Otitis Media in Alexandria, VA

What is Otitis Media?

Otitis Media is the most common medical condition for which children require medical treatment in the United States. It is also a common problem in adults although to a much lesser degree.

Our board-certified ENT specialists are highly trained in treating otitis media in children. Contact our ENT clinic in Alexandria, VA today by calling (703) 313-7700.

Acute Otitis Media

This is an acute bacterial infection involving the middle ear space. It typically presents with severe ear pain, fever and hearing loss. It often responds well to antibiotics unless the pathogens involved are resistant to multiple antibiotics. Occasionally, the eardrum will perforate as a result of infection and this manifests as yellow drainage from the ear canal. Patients who suffer from frequent episodes of Otitis Media are candidates for bilateral ear tube placement which has been proven to dramatically decrease the frequency of infections. In addition, when infection does occur after placement of ear tubes, it can more easily be treated with placement of antibiotic drops directly in the ear canal. Ear tubes also make such infections, when they do occur, painless.

Chronic Otitis Media

This condition is more common in adults, and is usually associated with a chronic perforation of the eardrum. It is thought to result from chronic low-grade infection in the middle ear space as well as the mastoid bone behind the ear. Poor ventilation of the middle ear space due to Eustachian tube dysfunction also plays a role. Although antibiotics may provide temporary improvement, most patients will ultimately require surgery such as tympanomastoidectomy.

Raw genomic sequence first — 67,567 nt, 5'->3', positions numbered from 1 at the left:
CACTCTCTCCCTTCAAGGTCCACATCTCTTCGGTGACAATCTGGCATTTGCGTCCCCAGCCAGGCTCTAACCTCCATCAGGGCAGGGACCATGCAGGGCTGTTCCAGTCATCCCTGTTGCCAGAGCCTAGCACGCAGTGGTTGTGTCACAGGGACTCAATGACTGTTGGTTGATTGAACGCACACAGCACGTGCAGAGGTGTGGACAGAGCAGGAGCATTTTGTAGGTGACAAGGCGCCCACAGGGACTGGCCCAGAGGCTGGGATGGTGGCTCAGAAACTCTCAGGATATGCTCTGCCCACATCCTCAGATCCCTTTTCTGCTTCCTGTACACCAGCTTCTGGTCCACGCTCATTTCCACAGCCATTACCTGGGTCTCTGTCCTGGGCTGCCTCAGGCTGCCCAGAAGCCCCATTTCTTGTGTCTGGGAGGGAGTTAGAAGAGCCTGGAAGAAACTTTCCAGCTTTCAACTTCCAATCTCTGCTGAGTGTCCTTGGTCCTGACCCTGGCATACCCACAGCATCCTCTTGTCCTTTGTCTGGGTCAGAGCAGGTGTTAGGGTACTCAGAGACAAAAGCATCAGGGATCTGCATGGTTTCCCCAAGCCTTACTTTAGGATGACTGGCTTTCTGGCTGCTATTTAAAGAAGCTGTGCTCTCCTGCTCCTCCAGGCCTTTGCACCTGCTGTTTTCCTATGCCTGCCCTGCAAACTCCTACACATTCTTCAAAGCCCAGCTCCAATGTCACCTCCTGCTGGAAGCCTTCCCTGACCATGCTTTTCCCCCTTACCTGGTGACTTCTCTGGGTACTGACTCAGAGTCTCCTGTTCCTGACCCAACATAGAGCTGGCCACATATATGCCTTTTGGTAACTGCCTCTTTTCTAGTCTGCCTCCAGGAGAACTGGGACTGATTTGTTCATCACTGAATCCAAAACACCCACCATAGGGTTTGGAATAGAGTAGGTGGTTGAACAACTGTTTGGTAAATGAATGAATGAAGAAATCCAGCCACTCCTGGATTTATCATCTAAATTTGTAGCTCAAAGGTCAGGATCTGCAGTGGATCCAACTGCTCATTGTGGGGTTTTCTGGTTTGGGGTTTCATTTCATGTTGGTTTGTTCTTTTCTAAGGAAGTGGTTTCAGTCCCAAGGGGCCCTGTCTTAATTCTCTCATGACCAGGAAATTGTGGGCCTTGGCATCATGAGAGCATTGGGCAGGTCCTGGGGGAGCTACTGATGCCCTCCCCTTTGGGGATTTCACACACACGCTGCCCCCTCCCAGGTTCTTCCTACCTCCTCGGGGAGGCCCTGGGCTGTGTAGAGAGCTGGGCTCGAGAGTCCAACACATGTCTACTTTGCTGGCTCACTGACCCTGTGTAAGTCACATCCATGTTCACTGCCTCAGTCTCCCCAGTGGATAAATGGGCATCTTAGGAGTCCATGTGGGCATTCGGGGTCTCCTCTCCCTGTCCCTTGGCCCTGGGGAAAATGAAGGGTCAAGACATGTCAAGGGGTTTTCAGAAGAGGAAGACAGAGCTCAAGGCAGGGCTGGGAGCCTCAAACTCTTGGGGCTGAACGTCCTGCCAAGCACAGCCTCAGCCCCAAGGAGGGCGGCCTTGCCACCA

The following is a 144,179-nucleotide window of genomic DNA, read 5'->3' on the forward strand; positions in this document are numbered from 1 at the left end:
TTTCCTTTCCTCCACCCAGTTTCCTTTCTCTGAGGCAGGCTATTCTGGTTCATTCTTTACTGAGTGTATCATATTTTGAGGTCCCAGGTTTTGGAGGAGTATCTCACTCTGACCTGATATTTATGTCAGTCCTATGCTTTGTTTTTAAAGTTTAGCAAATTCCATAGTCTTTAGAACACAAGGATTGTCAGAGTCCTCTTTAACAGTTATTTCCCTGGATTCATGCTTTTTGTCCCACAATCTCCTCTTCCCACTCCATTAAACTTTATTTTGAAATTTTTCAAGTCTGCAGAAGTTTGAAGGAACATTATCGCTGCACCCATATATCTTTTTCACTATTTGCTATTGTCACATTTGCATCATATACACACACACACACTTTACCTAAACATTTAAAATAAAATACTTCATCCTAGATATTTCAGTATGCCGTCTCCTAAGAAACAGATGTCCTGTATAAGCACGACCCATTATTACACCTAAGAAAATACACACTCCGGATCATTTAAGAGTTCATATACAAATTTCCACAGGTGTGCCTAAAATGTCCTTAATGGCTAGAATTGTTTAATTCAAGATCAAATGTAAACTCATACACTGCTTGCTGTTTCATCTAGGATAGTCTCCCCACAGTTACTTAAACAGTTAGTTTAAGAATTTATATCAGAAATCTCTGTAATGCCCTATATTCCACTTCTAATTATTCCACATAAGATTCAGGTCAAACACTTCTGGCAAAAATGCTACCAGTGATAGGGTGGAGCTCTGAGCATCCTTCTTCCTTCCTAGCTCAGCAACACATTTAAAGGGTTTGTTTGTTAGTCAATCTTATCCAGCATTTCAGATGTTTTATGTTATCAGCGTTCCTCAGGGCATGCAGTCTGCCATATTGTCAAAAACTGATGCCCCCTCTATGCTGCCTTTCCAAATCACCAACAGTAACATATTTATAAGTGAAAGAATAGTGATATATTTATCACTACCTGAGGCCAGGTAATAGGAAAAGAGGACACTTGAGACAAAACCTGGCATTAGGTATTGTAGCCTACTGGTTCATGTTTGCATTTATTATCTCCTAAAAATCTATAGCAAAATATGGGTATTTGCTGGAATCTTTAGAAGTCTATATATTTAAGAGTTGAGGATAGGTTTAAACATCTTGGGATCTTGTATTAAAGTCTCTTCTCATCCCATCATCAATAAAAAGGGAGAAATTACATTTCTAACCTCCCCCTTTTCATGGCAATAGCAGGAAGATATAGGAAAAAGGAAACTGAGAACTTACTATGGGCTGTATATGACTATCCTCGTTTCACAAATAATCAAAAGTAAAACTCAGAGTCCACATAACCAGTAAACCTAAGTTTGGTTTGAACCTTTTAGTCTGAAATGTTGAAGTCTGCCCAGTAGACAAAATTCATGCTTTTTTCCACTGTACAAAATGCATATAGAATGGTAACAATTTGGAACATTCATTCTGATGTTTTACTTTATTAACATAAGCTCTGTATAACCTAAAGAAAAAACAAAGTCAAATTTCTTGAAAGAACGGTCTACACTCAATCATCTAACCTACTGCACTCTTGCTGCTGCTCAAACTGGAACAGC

Serous Otitis Media

This is usually a sequel of an episode of Acute Otitis Media. After resolution of the acute bacterial infection there can be retention of fluid in the middle ear space which can present with painless ear fullness and hearing loss. It is important to diagnose this problem in young children since it may result in hearing loss that may go unrecognized for long periods of time and can result in speech delay. Some patients require placement of ear tubes if this condition persists.

Metropolitan ENT